Sunday, 1 July 2018

Real ale in Southport - 1985 and now

While sorting out some books in preparation for a house move, I came across a 'Merseyside Guide To Real Ale', published in 1985, a booklet I'd completely forgotten about. It cost 50p (£1.53 now, so it was quite a bargain) and is a fairly slim volume which could easily slip into a coat pocket. As was usual in those days, the pub descriptions were rather sketchy, but I think it's safe to assume, in an age when beer choices rarely changed in pubs, that the beer situation was accurately described. This was published four years before the Beer Orders which turned the pub world in its head.

Looking at Southport, where I lived then as now, there were 25 pubs, bars, clubs and hotels listed as serving real ale. There were quite a few more non-real ale pubs, of course. In contrast, off the top of my head I have counted 41 outlets that currently serve real ale in the same area, and there may be one or two others that have slipped my mind.

Most of the beers sold in pubs were from the brewery that owned them and, as the chart shows, most pubs had only one or two real ales on. Nowhere had more than four real ales, and only one real cider was listed (Bulmers Traditional). In contrast, serving four or more real ales is quite commonplace in the town nowadays, with a few venues hitting the eight to eleven range. Real cider is still fairly uncommon in Southport, but at least we can do better than just one.

Unusual beers for the time in this area included:
  • McEwans 70/-
  • McEwans 80/-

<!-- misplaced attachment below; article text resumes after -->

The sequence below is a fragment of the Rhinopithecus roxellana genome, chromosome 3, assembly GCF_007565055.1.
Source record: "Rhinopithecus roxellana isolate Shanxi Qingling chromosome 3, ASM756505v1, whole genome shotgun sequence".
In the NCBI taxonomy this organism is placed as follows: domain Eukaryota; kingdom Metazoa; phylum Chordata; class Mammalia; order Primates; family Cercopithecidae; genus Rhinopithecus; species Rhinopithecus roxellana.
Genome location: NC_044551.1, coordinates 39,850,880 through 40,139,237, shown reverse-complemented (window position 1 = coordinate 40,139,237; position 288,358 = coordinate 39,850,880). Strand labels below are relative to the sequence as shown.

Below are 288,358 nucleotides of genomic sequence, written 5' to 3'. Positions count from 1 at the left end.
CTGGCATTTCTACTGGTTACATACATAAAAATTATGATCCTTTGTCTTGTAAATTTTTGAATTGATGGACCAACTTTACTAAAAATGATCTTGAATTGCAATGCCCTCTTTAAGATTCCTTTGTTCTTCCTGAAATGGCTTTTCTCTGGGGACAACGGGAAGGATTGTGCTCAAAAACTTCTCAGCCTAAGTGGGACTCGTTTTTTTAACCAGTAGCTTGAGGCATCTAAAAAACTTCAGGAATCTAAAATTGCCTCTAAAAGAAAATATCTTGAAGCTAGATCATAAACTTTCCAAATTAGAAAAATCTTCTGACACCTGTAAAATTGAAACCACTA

• Youngers No. 3
  • Boddingtons Bitter
  • Marstons Pedigree
  • Ruddles County
  • Wilsons Original Bitter
All the rest were standard house beers from Allied Breweries, Bass, Burtonwood, Whitbread, and Matthew Brown/Theakstons. I know there was a couple of Greenall Whitley houses but I presume none sold real ale. As variety goes, this all looks fairly tame today, even the comparatively 'unusual' choices, although it's worth noting that in 1985, Pedigree, County and Boddingtons were much more highly rated than they are now.

It strikes me that, in all the doom and gloom over pub closures - and some venues listed in this guide have since been lost - we may forget that overall the situation is a lot healthier in terms of choices of beers and places to drink them than ever before, largely due to the numbers of micro-breweries and the rise of micropubs and other bars serving real ale.

I am not blasé about losing traditional pubs, and I know that some people consider the market is over-saturated with breweries and micropubs that may not survive in the long term, but despite all that, I can simply say that I much prefer to drink in today's Southport than that of 1985.

Friday, 22 June 2018

It's a gas!

Disappointed gas cylinders await the call